If I'm drawing Hendrix, there need to be splashes of ink all over my drafting table. In a way, I need to become Hendrix. The method and the results are totally different than when I draw something else, like a scene filled with romance or melancholy. I adapt to what I'm illustrating. I work like a chameleon.

Do you have examples of how you've adapted to your subject? Of working like a chameleon?

Yes. Bob Dylan. I drew a freehand sketch of him in one sitting with the intention of keeping it as a rough draft, with much looser lines. In the end, I kept it as is with the lines sometimes going across the illustration in a random way. I felt that made Dylan's poetry stick out. For me, this represents his character and personality.

What about Leloup?

I had a lot of difficulty doing Leloup. I didn't want it to be too realistic or have it resem-ble him too much. Jean is sensitive but he's also bubbling with ideas. His thoughts go in all directions at once and they are filled with the stories of the many different women he's met. He has two or three recurring subjects in his songs: girls, love (that often ends badly) and wandering - he's a traveler. That's who Leloup is. You know, I wouldn't draw Gilles Vigneault. I could do a nice portrait but it would be missing something because I don't connect with his personality - we're too far apart. him, I had a lot of misery to do it. I did not want him to be too resembling or realistic. Jean is the sensitivity and excitement of ideas. He also goes in all directions and he is surrounded by all these girls in thoughts. He has two or three recurring topics in his songs: the girls, the love (which often ends badly) and the journey - the walker. That's Leloup and that's the character. I would not draw ... I do not know ... Gilles Vignault. I could make a beautiful portrait, but it would miss something because I do not connect with his personality. He and I are too far away.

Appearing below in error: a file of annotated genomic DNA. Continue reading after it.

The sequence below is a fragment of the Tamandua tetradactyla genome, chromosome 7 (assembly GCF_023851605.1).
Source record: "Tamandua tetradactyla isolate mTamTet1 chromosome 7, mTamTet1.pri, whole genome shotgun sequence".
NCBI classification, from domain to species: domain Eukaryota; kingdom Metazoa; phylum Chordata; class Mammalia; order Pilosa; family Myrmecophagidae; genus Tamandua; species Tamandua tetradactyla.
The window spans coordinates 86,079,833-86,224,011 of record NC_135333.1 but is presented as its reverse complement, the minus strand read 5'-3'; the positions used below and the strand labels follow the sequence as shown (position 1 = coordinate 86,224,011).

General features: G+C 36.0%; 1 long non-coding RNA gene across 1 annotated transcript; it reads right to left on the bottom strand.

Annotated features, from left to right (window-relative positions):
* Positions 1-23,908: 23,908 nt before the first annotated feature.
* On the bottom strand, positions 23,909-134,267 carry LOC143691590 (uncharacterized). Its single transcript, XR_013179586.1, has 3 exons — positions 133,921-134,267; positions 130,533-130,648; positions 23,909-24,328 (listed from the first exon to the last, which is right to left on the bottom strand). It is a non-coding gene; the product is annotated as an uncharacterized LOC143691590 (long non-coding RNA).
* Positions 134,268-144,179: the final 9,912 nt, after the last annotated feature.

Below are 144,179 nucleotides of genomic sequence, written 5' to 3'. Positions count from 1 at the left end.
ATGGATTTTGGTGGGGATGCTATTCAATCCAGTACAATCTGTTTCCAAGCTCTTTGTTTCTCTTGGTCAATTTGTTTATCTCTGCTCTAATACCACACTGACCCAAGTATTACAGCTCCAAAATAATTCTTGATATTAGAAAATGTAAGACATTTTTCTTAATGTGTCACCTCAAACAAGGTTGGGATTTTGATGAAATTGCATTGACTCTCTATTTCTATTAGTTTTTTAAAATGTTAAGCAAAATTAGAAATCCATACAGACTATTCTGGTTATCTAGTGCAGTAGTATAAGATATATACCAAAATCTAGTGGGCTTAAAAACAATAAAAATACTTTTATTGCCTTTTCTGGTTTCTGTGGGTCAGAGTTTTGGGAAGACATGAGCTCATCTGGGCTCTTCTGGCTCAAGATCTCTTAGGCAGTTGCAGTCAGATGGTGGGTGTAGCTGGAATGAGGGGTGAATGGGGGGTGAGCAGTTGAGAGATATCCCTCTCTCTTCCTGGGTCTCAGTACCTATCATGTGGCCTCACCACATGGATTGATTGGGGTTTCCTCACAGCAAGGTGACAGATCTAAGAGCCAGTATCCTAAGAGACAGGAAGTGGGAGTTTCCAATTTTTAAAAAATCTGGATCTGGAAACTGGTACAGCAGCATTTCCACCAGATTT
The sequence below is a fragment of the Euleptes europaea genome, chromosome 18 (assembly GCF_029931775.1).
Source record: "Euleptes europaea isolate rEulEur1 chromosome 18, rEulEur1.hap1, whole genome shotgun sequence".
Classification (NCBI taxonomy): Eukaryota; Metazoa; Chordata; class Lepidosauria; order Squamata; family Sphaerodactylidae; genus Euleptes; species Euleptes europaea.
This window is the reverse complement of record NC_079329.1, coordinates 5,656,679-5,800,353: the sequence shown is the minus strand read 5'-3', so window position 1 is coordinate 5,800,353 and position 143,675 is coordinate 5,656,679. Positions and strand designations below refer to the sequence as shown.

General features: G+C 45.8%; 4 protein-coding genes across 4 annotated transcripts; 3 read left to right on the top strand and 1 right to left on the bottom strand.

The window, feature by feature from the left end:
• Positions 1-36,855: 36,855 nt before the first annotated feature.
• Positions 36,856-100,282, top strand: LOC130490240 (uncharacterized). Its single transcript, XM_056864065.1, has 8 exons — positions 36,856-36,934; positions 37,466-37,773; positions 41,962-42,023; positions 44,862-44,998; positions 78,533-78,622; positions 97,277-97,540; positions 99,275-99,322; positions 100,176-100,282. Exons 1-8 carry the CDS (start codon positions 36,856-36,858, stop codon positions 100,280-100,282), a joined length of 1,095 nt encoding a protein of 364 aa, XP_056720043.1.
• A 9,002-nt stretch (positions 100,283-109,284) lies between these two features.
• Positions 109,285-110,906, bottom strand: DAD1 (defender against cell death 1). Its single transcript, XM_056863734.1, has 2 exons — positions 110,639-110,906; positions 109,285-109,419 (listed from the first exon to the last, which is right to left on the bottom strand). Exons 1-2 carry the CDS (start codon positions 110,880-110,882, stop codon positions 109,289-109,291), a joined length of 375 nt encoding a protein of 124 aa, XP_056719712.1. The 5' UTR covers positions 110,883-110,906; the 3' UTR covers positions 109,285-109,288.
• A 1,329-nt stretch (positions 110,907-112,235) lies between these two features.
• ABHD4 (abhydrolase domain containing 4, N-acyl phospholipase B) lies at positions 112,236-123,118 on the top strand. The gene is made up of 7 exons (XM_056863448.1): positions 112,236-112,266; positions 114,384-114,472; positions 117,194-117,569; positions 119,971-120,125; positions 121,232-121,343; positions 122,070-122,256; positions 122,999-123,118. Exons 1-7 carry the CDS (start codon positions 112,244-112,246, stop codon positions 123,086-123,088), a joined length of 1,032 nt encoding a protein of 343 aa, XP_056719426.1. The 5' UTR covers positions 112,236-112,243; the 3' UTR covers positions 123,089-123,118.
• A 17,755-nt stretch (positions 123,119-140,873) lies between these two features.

I need to feel a connection with my subject so we can fuse together. The character that appears on paper has to be the sum of our two personalities. If not, I won't be satisfied with the result.

I've done some drawings that are adequate, but I'm increasingly more difficult with my own work. I think it's a good thing but it can become rather torturous!


You've done many portraits of musicians. There are a number of jazz players in the lot: Miles Davis, Bill Evans, Charles Mingus, John Coltrane, Chet Baker, Eartha kitt, Thelonious Monk ... They all have their signature look but, contrary to the others you've drawn, there are all in black and white. What attracted you to them? Their aesthetics? Or their music?